Last month, Sprint nixed unlimited data for tethering customers. Now it's capping data for its mobile hotspot users, without grandfathering in current unlimited plans. If you have the option coverage-wise, there's basically no reason to pick Sprint's hotspots over Verizon's now.
Verizon's 4G murders Sprint's on speed, in our tests and others'. The major reason to pick Sprint over Verizon—if you had the option of Verizon's 4G in your area and had a choice to make, anyway—was for the unlimited data. Now that's gone.
Sprint's plans now cost $45 for 3GB, $60 for 5GB, and $90 for 10GB of combined 3G/4G data. Each additional MB will cost 5 cents. (They used to run at 3GB, 5GB and 10GB of 3G data, with unlimited 4G for all of the plans.) That cuts your value exponentially, if you were using the 4G liberally. (Oh, and it's pretty crummy Sprint's changing the game on people who've already signed up for service with the expectation of unlimited data.)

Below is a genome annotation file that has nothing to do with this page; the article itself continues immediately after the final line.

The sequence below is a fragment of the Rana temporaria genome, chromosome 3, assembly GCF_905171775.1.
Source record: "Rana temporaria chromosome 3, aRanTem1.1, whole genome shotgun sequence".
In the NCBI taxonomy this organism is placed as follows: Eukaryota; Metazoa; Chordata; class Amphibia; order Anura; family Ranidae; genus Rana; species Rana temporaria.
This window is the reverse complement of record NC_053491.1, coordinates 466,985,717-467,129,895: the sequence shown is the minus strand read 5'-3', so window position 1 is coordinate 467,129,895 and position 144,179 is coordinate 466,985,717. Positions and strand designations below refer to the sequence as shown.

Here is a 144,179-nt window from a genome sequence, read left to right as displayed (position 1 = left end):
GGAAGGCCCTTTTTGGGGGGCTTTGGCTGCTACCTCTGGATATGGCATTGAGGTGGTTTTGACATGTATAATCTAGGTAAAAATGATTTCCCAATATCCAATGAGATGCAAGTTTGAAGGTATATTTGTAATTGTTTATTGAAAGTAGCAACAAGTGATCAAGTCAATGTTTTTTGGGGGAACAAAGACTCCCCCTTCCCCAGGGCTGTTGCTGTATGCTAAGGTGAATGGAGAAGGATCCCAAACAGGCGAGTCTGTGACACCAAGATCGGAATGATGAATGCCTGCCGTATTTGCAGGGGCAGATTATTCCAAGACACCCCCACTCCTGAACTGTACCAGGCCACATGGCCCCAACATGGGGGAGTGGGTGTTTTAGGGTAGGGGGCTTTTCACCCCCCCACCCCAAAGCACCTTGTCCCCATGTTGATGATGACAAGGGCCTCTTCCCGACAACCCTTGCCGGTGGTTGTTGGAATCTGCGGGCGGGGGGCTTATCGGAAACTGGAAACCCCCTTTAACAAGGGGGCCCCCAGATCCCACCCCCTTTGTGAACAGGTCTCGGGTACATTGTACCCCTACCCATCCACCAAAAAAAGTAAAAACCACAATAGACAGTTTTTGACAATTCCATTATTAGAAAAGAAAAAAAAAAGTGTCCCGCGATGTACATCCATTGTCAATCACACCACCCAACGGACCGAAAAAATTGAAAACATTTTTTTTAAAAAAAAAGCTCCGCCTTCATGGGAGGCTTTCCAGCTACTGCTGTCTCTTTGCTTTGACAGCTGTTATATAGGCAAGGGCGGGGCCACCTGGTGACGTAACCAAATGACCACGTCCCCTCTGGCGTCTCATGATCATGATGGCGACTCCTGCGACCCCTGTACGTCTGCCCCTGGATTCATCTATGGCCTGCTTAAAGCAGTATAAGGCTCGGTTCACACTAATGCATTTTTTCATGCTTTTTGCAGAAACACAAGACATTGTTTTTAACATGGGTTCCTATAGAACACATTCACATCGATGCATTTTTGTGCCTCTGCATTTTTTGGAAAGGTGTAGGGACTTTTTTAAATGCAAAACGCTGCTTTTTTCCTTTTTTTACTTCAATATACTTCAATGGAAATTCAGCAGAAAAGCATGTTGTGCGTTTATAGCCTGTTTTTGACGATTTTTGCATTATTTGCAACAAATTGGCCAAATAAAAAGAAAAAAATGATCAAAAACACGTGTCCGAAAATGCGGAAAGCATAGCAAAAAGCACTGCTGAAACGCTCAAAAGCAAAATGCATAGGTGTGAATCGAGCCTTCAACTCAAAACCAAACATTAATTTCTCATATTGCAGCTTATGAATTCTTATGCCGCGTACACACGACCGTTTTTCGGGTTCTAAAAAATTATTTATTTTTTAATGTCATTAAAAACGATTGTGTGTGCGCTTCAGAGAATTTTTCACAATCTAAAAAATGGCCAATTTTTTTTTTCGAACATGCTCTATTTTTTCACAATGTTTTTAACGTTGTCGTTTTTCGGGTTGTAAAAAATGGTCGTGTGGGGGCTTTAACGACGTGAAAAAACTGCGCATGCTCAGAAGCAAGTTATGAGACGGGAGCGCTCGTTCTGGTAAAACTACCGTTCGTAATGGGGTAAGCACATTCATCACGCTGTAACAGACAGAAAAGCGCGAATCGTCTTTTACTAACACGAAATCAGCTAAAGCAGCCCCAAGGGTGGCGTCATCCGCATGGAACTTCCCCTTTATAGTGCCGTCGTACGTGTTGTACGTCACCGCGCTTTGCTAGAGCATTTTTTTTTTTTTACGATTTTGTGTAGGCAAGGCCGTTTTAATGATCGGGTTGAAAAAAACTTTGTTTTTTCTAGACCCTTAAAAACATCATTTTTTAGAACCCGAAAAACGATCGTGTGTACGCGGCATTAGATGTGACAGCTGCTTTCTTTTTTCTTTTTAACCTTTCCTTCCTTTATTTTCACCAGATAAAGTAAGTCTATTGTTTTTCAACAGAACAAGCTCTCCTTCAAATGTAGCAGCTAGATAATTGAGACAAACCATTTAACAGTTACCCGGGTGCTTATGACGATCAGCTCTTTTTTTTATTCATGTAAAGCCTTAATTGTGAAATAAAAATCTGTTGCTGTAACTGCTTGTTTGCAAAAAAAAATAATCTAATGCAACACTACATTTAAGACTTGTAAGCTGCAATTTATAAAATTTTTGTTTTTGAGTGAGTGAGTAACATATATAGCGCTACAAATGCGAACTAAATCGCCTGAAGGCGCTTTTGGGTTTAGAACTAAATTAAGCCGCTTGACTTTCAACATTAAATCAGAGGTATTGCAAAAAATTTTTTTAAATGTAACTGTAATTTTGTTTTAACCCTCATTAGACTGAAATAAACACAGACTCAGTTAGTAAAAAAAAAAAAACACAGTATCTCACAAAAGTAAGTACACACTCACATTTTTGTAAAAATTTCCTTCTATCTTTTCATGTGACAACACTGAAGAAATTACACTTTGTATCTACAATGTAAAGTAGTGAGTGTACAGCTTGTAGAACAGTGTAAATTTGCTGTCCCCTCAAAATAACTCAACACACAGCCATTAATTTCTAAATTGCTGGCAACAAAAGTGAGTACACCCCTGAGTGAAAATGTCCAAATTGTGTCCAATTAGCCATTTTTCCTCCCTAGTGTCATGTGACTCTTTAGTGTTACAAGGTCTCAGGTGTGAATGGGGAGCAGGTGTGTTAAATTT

Meanwhile, Verizon's LTE hotspots are significantly faster, run at $50 for 5GB per month or 10GB per month for $80, and $10 per additional GB, and don't leave you much reason at all to stick around on Sprint.
Sprint's slow pullback of unlimited data leaves from everything but phones raises a few questions: Are they trying to ease congestion on their network? Is unlimited data no longer sustainable? If not, how long will it last for phones, too? Is truly unlimited data near its end in the US? [Sprint via Ubergizmo]